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Leon
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Why does Matlab require a Parallel computing toolbox in order to use more CPU cores?

Asked by Leon
on 13 Jun 2019
Latest activity Commented on by Steven Lord
on 14 Jun 2019
Is it true that if I have a multi-core CPU computer and Matlab will only use one of the CPU cores, unless I leverage the parallel computing toolbox and use "parfor" instead of "for"?
Shouldn't it be natural that Matlab automatically decide when to utlize more of my CPU cores depending on the need?
Weird enough, sometimes parfor actually slows down my processing.

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1 Answer

Answer by Walter Roberson
on 13 Jun 2019

Not quite. Matlab recognizes some patterns of operations and for sufficiently large matrices automatically calls high performance multicore libraries that use knowledge of cache behaviour and vectorized hardware instructions to improve performance. These execute within one process.
Running larger sections independently requires starting multiple processes and transferring the data back and forth and analyzing what really needs to be sent to each process. The parallel computing toolbox does this work.
Because of the process overhead and the data transfer overhead and the loss of opportunity to take advantage of multiple CPU, it is very common for parfor to come out slower.

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Very good analogy indeed! It helps me understand why it is actually slower by using parfor.
Here is the problem. If it is about shopping with my kids, I can make that decision easily. For my Matlab processing, sometimes I can make that decision easily as well. The problem is that a lot of the other times I'm in a dark box in terms of deciding when to use parfor and when to use for. That's why I think some sort of algorithm will help.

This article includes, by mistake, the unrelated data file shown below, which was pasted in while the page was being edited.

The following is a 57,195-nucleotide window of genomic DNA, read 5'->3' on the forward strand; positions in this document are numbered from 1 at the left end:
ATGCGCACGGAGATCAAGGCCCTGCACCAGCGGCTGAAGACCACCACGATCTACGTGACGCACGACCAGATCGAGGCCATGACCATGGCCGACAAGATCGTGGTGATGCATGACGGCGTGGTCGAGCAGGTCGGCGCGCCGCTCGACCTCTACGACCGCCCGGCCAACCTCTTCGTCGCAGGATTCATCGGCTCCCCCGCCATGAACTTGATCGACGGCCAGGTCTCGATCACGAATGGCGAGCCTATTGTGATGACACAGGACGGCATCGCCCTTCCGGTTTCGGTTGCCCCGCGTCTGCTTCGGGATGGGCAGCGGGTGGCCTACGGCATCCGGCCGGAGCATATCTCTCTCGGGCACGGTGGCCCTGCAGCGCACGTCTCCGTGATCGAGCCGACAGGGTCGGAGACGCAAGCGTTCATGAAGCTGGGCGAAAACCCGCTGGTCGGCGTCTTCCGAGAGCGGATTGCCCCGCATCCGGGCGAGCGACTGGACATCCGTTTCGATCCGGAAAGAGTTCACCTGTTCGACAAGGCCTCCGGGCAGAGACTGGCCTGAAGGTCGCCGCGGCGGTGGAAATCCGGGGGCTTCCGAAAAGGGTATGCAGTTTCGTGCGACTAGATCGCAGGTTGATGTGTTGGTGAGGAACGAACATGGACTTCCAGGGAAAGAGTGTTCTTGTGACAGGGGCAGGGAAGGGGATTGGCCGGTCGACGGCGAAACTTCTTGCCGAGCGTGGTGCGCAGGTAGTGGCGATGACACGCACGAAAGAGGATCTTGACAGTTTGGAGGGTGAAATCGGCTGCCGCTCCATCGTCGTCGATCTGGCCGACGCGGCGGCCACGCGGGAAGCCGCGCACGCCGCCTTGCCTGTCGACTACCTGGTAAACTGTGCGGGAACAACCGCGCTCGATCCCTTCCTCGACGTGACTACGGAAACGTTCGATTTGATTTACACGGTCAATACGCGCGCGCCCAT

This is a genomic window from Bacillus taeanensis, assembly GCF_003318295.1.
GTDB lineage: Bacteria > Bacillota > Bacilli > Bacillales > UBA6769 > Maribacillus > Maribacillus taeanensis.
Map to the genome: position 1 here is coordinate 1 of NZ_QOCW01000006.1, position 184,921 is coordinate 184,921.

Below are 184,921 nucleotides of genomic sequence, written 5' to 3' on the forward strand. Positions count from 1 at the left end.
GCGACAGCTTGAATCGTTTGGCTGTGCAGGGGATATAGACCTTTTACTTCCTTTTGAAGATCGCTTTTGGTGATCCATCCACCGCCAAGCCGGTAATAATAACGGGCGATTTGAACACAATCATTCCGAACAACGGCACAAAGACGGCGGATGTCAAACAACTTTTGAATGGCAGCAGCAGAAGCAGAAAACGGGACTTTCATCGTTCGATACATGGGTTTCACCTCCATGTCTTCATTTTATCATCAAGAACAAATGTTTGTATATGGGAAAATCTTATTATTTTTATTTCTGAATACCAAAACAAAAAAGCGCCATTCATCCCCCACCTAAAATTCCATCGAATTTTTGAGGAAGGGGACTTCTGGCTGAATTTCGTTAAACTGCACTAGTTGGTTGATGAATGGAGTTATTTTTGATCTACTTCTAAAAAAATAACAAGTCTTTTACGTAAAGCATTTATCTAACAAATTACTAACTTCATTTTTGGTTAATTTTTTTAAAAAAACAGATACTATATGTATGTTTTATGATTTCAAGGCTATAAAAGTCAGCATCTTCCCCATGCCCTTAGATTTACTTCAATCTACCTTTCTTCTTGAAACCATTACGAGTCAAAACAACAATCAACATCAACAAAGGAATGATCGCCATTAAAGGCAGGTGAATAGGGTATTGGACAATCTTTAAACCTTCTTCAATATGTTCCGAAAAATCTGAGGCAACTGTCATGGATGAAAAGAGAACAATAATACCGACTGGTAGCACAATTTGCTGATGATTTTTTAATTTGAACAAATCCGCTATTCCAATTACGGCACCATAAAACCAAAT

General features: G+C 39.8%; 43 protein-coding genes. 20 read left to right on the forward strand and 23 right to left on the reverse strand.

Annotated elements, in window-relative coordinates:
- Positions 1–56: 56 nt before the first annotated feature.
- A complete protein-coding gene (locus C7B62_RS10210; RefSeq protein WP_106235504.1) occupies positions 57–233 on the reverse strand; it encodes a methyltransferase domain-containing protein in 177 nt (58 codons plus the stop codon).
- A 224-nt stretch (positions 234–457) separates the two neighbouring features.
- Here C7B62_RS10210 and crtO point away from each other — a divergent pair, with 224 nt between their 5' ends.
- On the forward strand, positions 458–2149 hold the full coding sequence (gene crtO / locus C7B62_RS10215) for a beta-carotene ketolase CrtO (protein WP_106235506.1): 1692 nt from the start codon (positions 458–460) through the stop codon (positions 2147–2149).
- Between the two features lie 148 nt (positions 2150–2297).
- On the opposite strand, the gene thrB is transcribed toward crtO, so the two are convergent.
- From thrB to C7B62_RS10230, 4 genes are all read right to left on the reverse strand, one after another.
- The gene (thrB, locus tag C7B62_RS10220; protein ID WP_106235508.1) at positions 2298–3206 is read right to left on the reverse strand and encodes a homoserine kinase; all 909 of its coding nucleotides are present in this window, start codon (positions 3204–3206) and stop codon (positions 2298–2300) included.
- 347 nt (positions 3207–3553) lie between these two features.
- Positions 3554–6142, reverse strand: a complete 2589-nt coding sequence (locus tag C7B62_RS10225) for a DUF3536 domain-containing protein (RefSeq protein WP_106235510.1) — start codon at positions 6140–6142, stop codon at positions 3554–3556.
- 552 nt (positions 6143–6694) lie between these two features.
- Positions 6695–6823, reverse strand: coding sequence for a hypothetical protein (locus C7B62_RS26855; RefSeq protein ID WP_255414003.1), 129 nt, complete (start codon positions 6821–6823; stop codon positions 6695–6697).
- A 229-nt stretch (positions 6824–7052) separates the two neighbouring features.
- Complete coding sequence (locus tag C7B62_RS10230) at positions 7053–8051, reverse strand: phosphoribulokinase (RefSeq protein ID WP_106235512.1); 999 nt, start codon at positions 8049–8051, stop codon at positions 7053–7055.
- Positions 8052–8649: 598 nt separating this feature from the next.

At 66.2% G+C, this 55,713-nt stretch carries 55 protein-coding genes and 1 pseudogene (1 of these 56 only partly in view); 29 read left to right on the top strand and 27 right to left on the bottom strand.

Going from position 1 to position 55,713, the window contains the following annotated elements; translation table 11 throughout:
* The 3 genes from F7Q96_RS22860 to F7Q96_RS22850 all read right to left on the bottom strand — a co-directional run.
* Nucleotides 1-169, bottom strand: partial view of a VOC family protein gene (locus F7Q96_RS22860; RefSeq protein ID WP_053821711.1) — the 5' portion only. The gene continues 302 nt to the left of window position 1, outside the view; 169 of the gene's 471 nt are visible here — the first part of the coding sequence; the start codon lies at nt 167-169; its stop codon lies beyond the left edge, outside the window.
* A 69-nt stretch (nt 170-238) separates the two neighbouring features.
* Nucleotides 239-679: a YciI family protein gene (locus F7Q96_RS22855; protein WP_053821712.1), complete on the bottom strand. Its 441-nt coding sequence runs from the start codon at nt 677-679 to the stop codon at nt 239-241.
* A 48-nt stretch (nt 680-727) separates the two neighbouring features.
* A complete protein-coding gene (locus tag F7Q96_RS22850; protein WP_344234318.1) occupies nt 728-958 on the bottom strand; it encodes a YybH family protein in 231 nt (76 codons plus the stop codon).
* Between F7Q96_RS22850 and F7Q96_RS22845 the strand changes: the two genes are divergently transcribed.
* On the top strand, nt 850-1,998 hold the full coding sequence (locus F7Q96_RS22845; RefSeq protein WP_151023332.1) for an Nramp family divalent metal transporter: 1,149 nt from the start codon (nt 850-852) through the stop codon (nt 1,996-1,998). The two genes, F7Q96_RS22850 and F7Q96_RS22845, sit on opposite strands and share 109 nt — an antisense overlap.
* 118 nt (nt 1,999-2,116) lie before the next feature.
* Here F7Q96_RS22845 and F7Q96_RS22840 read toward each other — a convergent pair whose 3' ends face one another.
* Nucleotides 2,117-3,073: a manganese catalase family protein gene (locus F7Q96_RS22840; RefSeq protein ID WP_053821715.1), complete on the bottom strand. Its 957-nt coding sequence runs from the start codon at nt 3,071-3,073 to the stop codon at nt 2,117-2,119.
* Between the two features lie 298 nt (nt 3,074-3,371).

As a quick test: monitor CPU usage while you operate with a "for". If it averages 1 to 2 cpus, and not so much memory, then if you can manage to find quite independent subsections of the task, parfor might well be better. But if you see significant bursts where all of the physical CPUs are in use, then it becomes doubtful that parfor could improve anything.
If it involves 1 to 2 cpus and a lot of memory, then whether parfor would help or not depends a lot on the memory access pattern. If it can be broken down into local access (say a row or column at a time) then parfor might be fine. If an entire array is used, such as large matrix multiply kind of data pattern, then parfor will probably need to transfer too much memory to benefit much.
You know more about your problem than MATLAB does, so it would likely be more difficult for MATLAB to "know" if parfor is going to be beneficial (beneficial meaning the increase in time due to the parallel overhead would be less than the decrease in time from running multiple iterations simultaneously in parallel.)
Running your code on smallers subsets of your data set would not only allow you to validate that the code is working correctly, it would also allow you to investigate the performance profile of your problem. If you want to ramp up to say a million data points, start off with a hundred and compare parfor and for. Repeat for a couple of larger subsets (say a thousand points and ten thousand points.)
Extrapolating from a few measurements can be dangerous but you're not trying to determine "Running this code for a million points will take exactly X seconds", you're trying to determine a trend. At the very least you may get a rough sense of whether or not parfor will obviously be beneficial to runtime, will obviously be detrimental to runtime, or whether it's unclear.
To extend the shopping analogy a bit closer to its breaking point, you take your kids to the grocery store on a Thursday morning in April when the store isn't busy and ask them to help by getting a subset of your list when you have only a couple items. You do this a couple times, with increasingly long lists, to determine if it'll be worth asking them for help when you're going shopping the day before Thanksgiving when the store is wall-to-wall shopping carts and you're getting approximately a hundred pounds of food for a big family dinner.

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